Two Types of Leg Length Discrepancies (LLD)
Just a heads up it's pretty tough to give a general answer to such an involved area (I tried lol). I’m forced to leave quite a bit out as there are so many causes, tests, treatments etc.
- Simply put there is an anatomical or structural difference (L) vs (R)
- Typically these are congenital (i.e malformations such as adolescence
coxa vara) or trauma (such as a fracture can also cause this)
- Exactly you’ve already outlined above. as this is an actually
difference in length some type of external intervention is required.
- Unfortunately when dealing with a True LLD anytime the brace,
orthotic etc. is removed the underlying kinematic imbalance will
- Not surprisingly you’ll see frontal plane devations toward the
affected (shorter) side - such as a lateral pelvic tilt, scoliosis etc..
- An apparent or functional LLD generally results from a compensation
due to improper positioning -- they are never structural.
- There’s a whole battery of orthopedic tests used to narrow down the
cause and type of LLD, I will not be going into this in any depth.
Also there are TONS of conditions that can lead to this, for
simplicity I’m going to focus primarily on Sacroiliac (SI) Joint and
the related musculature.
SacroIliac Joint Dysfunction
Pain in or around region of joint that is presumed to be due to malalignment or abnormal movement of SI joints
Common Pelvic Girdle (SI) Dysfunctions
- Posterior torsion of innominate
- Anterior torsion of innominate
- Superior Pubis
- Innominate Upslip
- Innominate Outflares
Sacroiliac Joint - 3 Kinetic Chains
- LE kinetic chain
- Spine kinematic chain
- Closed kinetic chain
- Movement of both in nominates relative to sacrum
- See this primarily with ant and post pelvic tilts
- Antagonistic motions of each innominate relative to sacrum
- Rotation of Spine & both innominates around femoral heads
- Posterior torsion
- Ipsilateral ASIS higher
- Ipsilateral PSIS lower
SI Joint: Supportive Network of Musculature
- Rectus Femoris
- Hip abductors/adductors
- Gluteus maximus
- Quadratus Femoris
Primary support to SI jt - self locking mechanism, shape of the
articular surfaces, and the ligaments
SI Joint – Normally in a position of stable equilibrium and b/c of
that there tends to be the need for significant force to disrupt it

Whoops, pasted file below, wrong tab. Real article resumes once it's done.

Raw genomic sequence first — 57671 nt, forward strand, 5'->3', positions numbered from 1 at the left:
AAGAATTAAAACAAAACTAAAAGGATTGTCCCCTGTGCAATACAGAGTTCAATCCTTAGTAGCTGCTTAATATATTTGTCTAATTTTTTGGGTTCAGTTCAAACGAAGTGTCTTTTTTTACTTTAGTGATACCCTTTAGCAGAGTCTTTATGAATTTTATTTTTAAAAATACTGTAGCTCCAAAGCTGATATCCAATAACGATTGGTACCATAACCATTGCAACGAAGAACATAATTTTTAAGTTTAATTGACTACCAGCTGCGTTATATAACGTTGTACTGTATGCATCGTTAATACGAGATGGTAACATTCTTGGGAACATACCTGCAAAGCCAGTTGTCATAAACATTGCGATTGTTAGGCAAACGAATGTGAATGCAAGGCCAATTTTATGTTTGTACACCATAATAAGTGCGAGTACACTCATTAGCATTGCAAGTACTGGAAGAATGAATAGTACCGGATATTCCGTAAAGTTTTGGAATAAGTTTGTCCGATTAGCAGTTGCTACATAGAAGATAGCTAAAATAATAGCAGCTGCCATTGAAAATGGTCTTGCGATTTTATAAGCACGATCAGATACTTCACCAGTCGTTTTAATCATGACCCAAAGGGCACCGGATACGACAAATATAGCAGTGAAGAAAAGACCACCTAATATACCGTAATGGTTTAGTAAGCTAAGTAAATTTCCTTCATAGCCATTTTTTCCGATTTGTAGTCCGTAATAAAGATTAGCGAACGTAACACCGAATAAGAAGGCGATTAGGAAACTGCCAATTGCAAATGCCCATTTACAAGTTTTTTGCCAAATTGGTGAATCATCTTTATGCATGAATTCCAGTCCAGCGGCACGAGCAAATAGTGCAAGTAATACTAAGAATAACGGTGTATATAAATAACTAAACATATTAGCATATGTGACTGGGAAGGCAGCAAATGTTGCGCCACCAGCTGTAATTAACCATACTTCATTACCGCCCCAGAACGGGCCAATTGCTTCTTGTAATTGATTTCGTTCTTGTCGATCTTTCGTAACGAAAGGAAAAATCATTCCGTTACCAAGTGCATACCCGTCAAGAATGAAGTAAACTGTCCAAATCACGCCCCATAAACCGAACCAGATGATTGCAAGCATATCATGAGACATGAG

some of the strongest muscles in the body surround the SI but none
have the primary function of moving it
no voluntary SI movements and the movements that we do see is influenced by other body regions thru weight changes and positional changes
-these surrounding muscles are going to facilitate the stability of the joint
- Unilateral - when the pelvis and femur are fixed the iliopsoas will
produce ipsilateral FB of the lumbar spine with contralateral RO.
The FB of the spine relative to the pelvis will decrease lumbar lordosis
Bilateral contraction of iliopsoas produces ant pelvic rotation and takes the sacrum along
- when pelvis is fixed, flexes the thigh on the pelvis
- thigh and lumbar spine are fixed – and pelvis is free to move – it can cause ant innominate torsion ipsilaterally
Hip Abductors / Adductors
- Directly influence SI jt thru the pubic symphysis - since the gluteus medius tends to pull the ilium away from the sacrum- almost a distraction effect
- Create stress through public symphyisis
- Adductors- create stress thru pubic symphysis
- Abductors sartorius may have an anterior torsion effect on the innominate when the hip is extended and the knee is slightly flexed abductor
-Bilateral contraction of the piriformis produces a nutation effect on the sacrum
– Unilaterally get a rotational effect toward contralateral side
Gluteus Maximus: Bilateral contraction of the maximus- post pelvic rotation – unilateral contraction – causes ipsilateral post torsion
Hamstrings: Tightness can cause post innominate torsion
Transversus Abdominis: Contributes to the stiffness of the SI jt
Quadratus Femoris - bilaterally contraction-stabilizes the lumbar spine and can result in sacral nutation
Multifidus – it is considered an anticipatory stabilizer of the LS spine
the multifidi are recruited as a stabilizer before the Lower and Upper limbs move
Co contraction of multifidus and the TrA – further increase stiffness of the SI jt. Ipsilateral side bending will increase the shearing stress to the ipsilateral SI jt
As treatments are very evaluation dependent I’d really need results of an evaluation and orthopedic testing otherwise I’d just be throwing out random exercises.
Orthopedic Clinical Examination: An Evidence Based Approach for Physical Therapists.
A System of Orthopaedic Medicine, 3rd Edition.